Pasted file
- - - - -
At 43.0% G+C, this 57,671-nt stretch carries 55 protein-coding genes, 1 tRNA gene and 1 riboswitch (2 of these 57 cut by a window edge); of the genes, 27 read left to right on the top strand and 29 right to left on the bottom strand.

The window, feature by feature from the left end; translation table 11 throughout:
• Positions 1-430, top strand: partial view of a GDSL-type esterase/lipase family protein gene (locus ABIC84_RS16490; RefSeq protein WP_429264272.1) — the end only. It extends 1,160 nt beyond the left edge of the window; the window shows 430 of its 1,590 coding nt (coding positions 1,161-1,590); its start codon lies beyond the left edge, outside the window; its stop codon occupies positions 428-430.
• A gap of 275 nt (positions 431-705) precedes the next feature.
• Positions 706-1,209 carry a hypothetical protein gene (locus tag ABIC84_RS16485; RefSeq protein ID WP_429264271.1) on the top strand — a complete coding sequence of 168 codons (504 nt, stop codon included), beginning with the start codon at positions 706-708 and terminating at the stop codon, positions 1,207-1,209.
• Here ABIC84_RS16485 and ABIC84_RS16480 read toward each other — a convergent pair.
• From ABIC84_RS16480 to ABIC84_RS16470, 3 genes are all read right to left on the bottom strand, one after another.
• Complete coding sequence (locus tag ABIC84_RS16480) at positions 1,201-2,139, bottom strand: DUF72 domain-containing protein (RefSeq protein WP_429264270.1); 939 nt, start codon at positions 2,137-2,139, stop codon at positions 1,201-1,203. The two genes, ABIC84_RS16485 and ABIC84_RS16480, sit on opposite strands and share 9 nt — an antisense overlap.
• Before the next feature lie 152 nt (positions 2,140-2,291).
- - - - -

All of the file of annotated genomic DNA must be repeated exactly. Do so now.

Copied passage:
At 43.0% G+C, this 57,671-nt stretch carries 55 protein-coding genes, 1 tRNA gene and 1 riboswitch (2 of these 57 cut by a window edge); of the genes, 27 read left to right on the top strand and 29 right to left on the bottom strand.

The window, feature by feature from the left end; translation table 11 throughout:
• Positions 1-430, top strand: partial view of a GDSL-type esterase/lipase family protein gene (locus ABIC84_RS16490; RefSeq protein WP_429264272.1) — the end only. It extends 1,160 nt beyond the left edge of the window; the window shows 430 of its 1,590 coding nt (coding positions 1,161-1,590); its start codon lies beyond the left edge, outside the window; its stop codon occupies positions 428-430.
• A gap of 275 nt (positions 431-705) precedes the next feature.
• Positions 706-1,209 carry a hypothetical protein gene (locus tag ABIC84_RS16485; RefSeq protein ID WP_429264271.1) on the top strand — a complete coding sequence of 168 codons (504 nt, stop codon included), beginning with the start codon at positions 706-708 and terminating at the stop codon, positions 1,207-1,209.
• Here ABIC84_RS16485 and ABIC84_RS16480 read toward each other — a convergent pair.
• From ABIC84_RS16480 to ABIC84_RS16470, 3 genes are all read right to left on the bottom strand, one after another.
• Complete coding sequence (locus tag ABIC84_RS16480) at positions 1,201-2,139, bottom strand: DUF72 domain-containing protein (RefSeq protein WP_429264270.1); 939 nt, start codon at positions 2,137-2,139, stop codon at positions 1,201-1,203. The two genes, ABIC84_RS16485 and ABIC84_RS16480, sit on opposite strands and share 9 nt — an antisense overlap.
• Before the next feature lie 152 nt (positions 2,140-2,291).